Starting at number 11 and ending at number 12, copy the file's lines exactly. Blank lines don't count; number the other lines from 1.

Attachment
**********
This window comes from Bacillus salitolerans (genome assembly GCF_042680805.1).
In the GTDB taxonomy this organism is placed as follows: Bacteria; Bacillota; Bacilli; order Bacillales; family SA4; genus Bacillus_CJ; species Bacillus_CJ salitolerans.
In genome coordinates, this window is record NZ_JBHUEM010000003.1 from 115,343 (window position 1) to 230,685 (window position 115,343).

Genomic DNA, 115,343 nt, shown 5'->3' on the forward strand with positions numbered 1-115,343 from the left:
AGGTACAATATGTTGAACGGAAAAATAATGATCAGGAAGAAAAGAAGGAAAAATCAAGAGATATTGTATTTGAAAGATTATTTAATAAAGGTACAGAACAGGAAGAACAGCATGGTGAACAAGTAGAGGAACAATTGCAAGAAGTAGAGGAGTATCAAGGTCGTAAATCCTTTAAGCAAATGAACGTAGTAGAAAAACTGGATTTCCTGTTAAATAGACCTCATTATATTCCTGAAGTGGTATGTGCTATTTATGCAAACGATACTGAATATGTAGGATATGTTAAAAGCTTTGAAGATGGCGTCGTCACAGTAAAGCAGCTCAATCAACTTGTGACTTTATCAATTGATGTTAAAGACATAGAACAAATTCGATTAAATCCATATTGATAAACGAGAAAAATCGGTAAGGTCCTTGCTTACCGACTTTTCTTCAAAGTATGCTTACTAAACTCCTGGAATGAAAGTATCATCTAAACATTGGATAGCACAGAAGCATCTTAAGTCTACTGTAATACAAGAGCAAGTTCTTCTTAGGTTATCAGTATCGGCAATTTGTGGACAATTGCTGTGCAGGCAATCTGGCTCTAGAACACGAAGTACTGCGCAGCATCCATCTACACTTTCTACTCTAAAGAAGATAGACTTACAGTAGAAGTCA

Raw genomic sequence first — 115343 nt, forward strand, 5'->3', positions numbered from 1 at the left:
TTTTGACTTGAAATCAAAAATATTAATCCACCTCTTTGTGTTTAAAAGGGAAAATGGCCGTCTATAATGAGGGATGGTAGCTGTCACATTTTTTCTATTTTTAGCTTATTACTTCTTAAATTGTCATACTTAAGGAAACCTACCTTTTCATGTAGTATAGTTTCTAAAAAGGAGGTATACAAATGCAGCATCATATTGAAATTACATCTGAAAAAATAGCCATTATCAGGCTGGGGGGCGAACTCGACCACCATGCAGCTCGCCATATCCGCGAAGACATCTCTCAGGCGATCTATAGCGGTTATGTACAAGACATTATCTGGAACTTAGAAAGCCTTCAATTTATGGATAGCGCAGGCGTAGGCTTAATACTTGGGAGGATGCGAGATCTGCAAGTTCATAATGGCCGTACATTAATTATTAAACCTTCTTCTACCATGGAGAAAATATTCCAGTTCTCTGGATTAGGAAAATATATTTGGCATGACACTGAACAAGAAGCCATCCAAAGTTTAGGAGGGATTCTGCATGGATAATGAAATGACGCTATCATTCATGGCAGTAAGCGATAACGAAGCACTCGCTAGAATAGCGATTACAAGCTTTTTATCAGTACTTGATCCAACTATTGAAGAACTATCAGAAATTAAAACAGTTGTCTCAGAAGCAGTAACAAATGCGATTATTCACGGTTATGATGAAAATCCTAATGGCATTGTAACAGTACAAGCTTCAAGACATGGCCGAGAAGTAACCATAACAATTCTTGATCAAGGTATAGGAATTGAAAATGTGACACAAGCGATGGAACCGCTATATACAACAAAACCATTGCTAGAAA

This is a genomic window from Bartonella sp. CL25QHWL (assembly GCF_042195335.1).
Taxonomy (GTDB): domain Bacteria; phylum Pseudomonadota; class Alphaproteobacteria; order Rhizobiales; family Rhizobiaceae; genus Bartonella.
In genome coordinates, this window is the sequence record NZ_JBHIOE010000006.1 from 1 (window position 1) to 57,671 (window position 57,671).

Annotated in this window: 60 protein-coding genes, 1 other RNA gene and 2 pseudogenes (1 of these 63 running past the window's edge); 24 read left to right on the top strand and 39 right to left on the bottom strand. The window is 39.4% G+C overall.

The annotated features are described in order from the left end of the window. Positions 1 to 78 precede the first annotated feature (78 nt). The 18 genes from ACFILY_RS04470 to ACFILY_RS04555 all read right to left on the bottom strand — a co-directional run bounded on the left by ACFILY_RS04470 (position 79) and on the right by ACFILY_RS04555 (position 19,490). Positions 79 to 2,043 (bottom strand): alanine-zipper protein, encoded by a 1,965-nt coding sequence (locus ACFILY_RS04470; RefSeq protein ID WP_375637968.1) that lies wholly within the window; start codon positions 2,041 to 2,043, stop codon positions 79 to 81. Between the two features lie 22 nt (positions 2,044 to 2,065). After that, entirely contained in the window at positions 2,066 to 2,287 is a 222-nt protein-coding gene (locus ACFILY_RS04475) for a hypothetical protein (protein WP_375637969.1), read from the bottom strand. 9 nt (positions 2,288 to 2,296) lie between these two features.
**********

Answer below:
Annotated in this window: 60 protein-coding genes, 1 other RNA gene and 2 pseudogenes (1 of these 63 running past the window's edge); 24 read left to right on the top strand and 39 right to left on the bottom strand. The window is 39.4% G+C overall.

The annotated features are described in order from the left end of the window. Positions 1 to 78 precede the first annotated feature (78 nt). The 18 genes from ACFILY_RS04470 to ACFILY_RS04555 all read right to left on the bottom strand — a co-directional run bounded on the left by ACFILY_RS04470 (position 79) and on the right by ACFILY_RS04555 (position 19,490). Positions 79 to 2,043 (bottom strand): alanine-zipper protein, encoded by a 1,965-nt coding sequence (locus ACFILY_RS04470; RefSeq protein ID WP_375637968.1) that lies wholly within the window; start codon positions 2,041 to 2,043, stop codon positions 79 to 81. Between the two features lie 22 nt (positions 2,044 to 2,065). After that, entirely contained in the window at positions 2,066 to 2,287 is a 222-nt protein-coding gene (locus ACFILY_RS04475) for a hypothetical protein (protein WP_375637969.1), read from the bottom strand. 9 nt (positions 2,288 to 2,296) lie between these two features.